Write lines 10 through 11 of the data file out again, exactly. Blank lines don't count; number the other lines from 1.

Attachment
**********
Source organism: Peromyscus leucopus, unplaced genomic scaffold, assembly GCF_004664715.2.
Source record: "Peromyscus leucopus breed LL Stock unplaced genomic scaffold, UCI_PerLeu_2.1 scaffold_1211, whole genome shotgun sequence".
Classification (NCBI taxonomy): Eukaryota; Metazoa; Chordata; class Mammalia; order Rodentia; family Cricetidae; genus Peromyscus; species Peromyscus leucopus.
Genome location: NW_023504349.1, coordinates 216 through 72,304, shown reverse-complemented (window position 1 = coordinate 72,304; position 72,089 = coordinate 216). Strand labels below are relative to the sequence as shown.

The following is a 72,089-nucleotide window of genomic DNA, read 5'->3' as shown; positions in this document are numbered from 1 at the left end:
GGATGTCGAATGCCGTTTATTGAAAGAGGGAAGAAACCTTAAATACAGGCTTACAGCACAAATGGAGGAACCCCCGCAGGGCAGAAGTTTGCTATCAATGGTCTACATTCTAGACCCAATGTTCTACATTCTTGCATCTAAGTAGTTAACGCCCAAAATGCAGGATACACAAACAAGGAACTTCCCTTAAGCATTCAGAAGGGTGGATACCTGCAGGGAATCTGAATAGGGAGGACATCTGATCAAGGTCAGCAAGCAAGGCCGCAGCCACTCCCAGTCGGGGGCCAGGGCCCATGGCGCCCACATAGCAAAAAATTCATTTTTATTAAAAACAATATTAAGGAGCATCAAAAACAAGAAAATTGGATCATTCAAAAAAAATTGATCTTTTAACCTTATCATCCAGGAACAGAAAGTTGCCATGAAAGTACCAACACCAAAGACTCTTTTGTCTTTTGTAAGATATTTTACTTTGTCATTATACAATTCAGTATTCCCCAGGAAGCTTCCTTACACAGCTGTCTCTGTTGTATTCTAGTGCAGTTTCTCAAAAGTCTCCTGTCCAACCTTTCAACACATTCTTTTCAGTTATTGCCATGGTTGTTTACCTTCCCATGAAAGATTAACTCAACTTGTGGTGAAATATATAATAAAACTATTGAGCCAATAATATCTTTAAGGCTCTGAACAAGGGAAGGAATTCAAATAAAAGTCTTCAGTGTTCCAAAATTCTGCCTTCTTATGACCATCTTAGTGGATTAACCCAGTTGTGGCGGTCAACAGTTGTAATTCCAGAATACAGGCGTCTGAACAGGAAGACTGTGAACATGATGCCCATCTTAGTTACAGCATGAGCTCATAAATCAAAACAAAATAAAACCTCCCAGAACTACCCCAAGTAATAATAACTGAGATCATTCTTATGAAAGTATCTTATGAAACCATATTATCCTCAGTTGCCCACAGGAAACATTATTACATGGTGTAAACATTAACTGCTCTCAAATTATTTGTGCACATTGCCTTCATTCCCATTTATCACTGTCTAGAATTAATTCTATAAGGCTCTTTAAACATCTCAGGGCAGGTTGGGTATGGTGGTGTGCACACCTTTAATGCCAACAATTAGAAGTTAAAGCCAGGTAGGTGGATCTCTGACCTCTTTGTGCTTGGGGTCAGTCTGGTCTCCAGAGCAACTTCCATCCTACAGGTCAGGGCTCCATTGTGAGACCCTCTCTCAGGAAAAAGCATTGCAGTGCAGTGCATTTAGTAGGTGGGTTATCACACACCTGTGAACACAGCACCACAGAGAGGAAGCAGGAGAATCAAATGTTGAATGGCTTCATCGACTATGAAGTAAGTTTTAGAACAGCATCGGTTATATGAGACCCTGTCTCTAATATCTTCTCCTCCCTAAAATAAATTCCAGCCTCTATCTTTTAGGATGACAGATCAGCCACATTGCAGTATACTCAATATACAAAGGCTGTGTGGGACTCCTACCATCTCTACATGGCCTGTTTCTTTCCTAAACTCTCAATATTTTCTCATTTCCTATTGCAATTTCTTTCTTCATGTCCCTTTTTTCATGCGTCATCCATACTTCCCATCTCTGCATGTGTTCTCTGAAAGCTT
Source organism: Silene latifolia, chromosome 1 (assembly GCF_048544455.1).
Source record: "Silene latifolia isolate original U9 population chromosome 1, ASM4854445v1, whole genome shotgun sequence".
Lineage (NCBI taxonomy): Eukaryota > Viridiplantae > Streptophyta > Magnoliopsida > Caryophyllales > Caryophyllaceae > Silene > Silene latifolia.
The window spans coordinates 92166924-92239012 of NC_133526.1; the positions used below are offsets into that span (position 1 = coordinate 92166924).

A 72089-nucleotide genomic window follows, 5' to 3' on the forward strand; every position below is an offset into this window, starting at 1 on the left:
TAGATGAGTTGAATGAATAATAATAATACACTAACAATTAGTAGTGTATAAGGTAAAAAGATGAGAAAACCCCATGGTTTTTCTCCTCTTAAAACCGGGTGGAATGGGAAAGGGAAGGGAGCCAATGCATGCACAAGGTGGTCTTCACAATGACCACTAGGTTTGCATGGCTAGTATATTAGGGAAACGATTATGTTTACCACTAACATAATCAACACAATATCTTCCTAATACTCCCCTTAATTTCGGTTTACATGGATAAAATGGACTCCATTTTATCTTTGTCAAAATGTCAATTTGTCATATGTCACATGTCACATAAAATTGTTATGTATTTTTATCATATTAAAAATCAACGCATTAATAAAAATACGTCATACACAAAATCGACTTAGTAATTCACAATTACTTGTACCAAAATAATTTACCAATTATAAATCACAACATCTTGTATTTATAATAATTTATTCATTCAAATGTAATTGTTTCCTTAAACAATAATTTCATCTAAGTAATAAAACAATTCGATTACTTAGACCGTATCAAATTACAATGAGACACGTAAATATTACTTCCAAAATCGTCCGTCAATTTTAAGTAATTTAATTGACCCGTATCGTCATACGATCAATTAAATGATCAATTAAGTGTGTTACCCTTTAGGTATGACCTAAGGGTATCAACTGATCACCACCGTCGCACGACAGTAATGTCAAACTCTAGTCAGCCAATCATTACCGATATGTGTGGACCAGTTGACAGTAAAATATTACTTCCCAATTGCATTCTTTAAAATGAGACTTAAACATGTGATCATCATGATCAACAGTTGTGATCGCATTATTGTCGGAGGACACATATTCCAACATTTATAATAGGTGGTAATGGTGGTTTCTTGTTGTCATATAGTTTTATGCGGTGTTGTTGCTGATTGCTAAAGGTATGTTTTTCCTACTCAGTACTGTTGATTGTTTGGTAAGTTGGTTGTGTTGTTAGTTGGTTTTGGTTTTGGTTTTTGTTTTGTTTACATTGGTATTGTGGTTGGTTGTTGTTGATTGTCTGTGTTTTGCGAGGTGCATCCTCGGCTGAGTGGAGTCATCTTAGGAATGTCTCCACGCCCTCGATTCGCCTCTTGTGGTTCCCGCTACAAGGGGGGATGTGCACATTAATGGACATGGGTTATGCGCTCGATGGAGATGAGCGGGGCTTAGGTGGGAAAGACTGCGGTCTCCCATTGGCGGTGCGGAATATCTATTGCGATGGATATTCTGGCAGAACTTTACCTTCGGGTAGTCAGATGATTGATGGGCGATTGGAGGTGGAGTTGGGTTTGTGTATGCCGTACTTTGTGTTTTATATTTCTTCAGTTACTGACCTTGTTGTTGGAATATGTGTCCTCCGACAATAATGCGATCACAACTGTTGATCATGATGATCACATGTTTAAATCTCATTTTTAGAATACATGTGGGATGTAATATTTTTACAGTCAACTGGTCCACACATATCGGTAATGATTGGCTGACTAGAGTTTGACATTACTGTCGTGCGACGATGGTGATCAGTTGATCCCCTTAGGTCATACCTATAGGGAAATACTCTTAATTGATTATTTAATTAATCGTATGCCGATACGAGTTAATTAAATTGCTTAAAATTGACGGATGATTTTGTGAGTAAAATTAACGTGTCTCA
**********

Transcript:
The window spans coordinates 92166924-92239012 of NC_133526.1; the positions used below are offsets into that span (position 1 = coordinate 92166924).

A 72089-nucleotide genomic window follows, 5' to 3' on the forward strand; every position below is an offset into this window, starting at 1 on the left: